Video copy detection

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Video copy detection is the process of detecting illegally copied videos by analyzing them and comparing them to original content.

The goal of this process is to protect a video creator's intellectual property.

History[edit]

Indyk et al. produced a video copy detection theory based on the length of the film; however, it worked only for whole films without modifications. When applied to short clips of a video, Idynk et al.'s technique does not detect that the clip is a copy.

Later,[when?] Oostveen et al. introduced the concept of a fingerprint, or hash function, that creates a unique signature of the video based on its contents. This fingerprint is based on the length of the video and the brightness, as determined by splitting it into a grid. The fingerprint cannot be used to recreate the original video because it describes only certain features of its respective video.

Some time ago,[when?] B.Coskun et al. presented two robust algorithms based on discrete cosine transform.

Hampapur and Balle created an algorithm creating a global description of a piece of video based on the video's motion, color, space,[clarification needed] and length.

To look at the color levels of the image was thought, and for this reason, Li et al. created an algorithm that examines the colors of a clip by creating a binary signature get from the histogram of every frame.[clarification needed] This algorithm, however, returns inconsistent results in cases in which a logo is added to the video, because the insertion of the logo's color elements adds false information that can confuse the system.

Techniques[edit]

Watermarked image

Watermarks[edit]

Watermarks are used to introduce an invisible signal into a video to ease the detection of illegal copies. This technique is widely used by photographers. Placing a watermark on a video such that it is easily seen by an audience allows the content creator to detect easily whether the image has been copied.

The limitation of watermarks is that if the original image is not watermarked, then it is not possible to know whether other images are copies.

Content-based signature[edit]

Video copy detection.

In this technique, a unique signature is created for the video on the basis of the video's content. Various video copy detection algorithms exist that use features of the video's content to assign the video a unique fingerprint. The fingerprint can be compared with other videos' fingerprints stored in a database.

This type of algorithm has a significant problem: if various aspects of the videos' contents are similar, it is difficult for an algorithm to determine whether the video in question is a copy of the original or merely similar to it. In such a case (e.g., two distinct news broadcasts), the algorithm can return that the video in question is a copy.

Algorithms[edit]

The following are some algorithms and techniques proposed for video copy detection.

Global Descriptors[edit]

Global temporal descriptor[edit]

In this algorithm, a global intensity is defined as the sum of all intensities of all pixels weighted along all the video. Thus, an identity for a video sample can be constructed on the basis of the length of the video and the pixel intensities throughout.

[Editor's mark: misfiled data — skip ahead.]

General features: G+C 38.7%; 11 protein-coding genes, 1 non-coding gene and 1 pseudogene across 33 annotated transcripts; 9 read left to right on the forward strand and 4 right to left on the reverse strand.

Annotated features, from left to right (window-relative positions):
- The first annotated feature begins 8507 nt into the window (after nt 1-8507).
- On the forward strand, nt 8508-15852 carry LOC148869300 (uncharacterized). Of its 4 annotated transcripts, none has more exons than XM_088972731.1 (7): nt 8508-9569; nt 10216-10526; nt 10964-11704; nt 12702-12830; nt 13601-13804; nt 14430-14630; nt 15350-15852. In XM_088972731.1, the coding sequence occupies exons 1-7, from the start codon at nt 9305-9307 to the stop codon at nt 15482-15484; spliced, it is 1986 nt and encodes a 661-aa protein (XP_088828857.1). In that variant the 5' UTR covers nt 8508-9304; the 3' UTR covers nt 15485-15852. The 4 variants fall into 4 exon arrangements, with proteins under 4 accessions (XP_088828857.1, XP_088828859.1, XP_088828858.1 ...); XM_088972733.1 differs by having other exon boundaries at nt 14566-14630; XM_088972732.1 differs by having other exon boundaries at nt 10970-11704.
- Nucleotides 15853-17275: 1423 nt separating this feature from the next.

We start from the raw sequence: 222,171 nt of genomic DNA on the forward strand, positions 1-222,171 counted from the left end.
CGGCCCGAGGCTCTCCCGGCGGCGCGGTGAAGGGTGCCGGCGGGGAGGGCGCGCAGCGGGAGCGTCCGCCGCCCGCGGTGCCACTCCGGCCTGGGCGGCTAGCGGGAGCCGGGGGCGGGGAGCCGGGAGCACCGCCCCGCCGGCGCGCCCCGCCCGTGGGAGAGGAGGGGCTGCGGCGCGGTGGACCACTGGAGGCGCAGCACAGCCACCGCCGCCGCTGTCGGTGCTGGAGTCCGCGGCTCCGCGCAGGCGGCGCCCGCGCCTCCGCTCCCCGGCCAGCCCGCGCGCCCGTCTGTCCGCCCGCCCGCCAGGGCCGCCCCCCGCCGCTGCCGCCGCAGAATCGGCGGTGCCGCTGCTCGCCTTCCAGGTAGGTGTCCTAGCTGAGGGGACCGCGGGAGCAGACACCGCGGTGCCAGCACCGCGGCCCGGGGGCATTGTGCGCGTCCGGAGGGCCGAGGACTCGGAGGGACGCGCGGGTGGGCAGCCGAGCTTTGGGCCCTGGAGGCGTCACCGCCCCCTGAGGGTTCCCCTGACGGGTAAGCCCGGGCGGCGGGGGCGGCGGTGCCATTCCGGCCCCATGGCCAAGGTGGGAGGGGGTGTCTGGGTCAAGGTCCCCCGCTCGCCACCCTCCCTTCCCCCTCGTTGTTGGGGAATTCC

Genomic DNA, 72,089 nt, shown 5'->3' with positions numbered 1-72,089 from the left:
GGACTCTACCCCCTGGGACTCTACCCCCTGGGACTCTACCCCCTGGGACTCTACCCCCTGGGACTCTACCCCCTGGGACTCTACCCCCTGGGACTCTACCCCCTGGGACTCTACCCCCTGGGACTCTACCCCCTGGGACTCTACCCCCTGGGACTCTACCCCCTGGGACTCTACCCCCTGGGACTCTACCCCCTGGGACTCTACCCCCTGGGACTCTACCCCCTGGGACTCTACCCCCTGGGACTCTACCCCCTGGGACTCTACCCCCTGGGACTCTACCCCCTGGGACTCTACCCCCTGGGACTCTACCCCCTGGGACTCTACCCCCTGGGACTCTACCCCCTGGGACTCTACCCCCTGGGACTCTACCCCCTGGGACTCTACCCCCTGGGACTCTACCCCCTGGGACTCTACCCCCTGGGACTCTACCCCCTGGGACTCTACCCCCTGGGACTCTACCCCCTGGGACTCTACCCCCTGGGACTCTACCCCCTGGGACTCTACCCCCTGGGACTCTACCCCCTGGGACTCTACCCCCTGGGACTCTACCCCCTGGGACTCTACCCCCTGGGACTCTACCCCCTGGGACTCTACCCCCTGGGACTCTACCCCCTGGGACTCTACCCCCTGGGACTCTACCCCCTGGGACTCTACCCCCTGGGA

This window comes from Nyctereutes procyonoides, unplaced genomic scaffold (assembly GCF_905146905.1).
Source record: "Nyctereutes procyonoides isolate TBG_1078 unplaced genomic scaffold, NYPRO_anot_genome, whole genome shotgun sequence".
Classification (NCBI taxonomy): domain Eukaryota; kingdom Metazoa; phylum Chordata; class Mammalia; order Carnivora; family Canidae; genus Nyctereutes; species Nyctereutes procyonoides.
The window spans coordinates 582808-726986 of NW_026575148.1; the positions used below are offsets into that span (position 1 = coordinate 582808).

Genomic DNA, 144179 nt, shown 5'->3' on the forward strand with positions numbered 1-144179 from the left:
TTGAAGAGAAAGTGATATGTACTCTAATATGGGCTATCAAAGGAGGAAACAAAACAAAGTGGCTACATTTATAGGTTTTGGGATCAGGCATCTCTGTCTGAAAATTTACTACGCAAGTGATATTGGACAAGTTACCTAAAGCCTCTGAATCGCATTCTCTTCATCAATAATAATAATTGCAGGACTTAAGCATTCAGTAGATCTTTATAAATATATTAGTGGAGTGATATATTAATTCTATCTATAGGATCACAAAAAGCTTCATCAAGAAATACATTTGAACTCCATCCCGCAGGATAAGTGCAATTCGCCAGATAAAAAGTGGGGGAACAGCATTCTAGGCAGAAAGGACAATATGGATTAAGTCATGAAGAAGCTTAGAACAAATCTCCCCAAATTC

The global intensity a(t) is defined as:

a(t)=\sum_{i=1}^N K(i)(I(i,t-1))^2

Where k is the weighting of the image, I is the image, and N is the number of pixels in the image.

Global ordinal measurement descriptor[edit]

In this algorithm, the video is divided in N blocks, sorted by gray level. Then it's possible to create a vector describing the average gray level of each block.

With these average levels it is possible to create a new vector S(t), the video's signature:

S(t)=(r_1, r_2, \cdots ,r_N)

To compare two videos, the algorithm defines a D(t) representing the similarity between both.

D(t)=\frac{1}{T} \sum_{1=t- \frac{T}{2} }^{t+ \frac{T}{2} } \begin{vmatrix}R(i)-C(i) \end{vmatrix}

The value returned by D(t) helps determine whether the video in question is a copy.[clarification needed]

Ordinal and Temporal Descriptors[edit]

This technique was proposed by L.Chen and F. Stentiford. A measurement of dissimilarity is made by combining the two aforementioned algorithms, Global temporal descriptors and Global ordinal measurement descriptors, in time and space.[clarification needed]

Local Descriptors[edit]

AJ[edit]

Described by A. Joly et al., this algorithm is an improvement of Harris' Interest Points detector.[clarification needed (what is this?)] This technique suggests that in many videos a significant number of frames are almost identical, so it is more efficient to test not every frame but just those depicting a significant amount of motion.

ViCopT[edit]

ViCopT uses the interest points from each image to define a signature of the whole video. In every image, the algorithms identifies and defines two parts: the background, a set of static elements along a temporal sequence, and the motion, persistent points changing positions throughout the video.

Space Time Interest Points (STIP)[edit]

This algorithm was developed by I. Laptev and T.Lindeberg. It uses the interest points technique along the space and time to define the video signature, and creates a 34th-dimension vector that stores this signature.[clarification needed]

Algorithm showcasing[edit]

There exist algorithms for video copy detection that are in use today. In 2007, there was an evaluation showcase known as the Multimedia Understanding Through Semantics, Computation and Learning (MUSLE), which tested video copy detection algorithms on various video samples ranging from home video recordings to TV show segments ranging from one minute to one hour in length.

References[edit]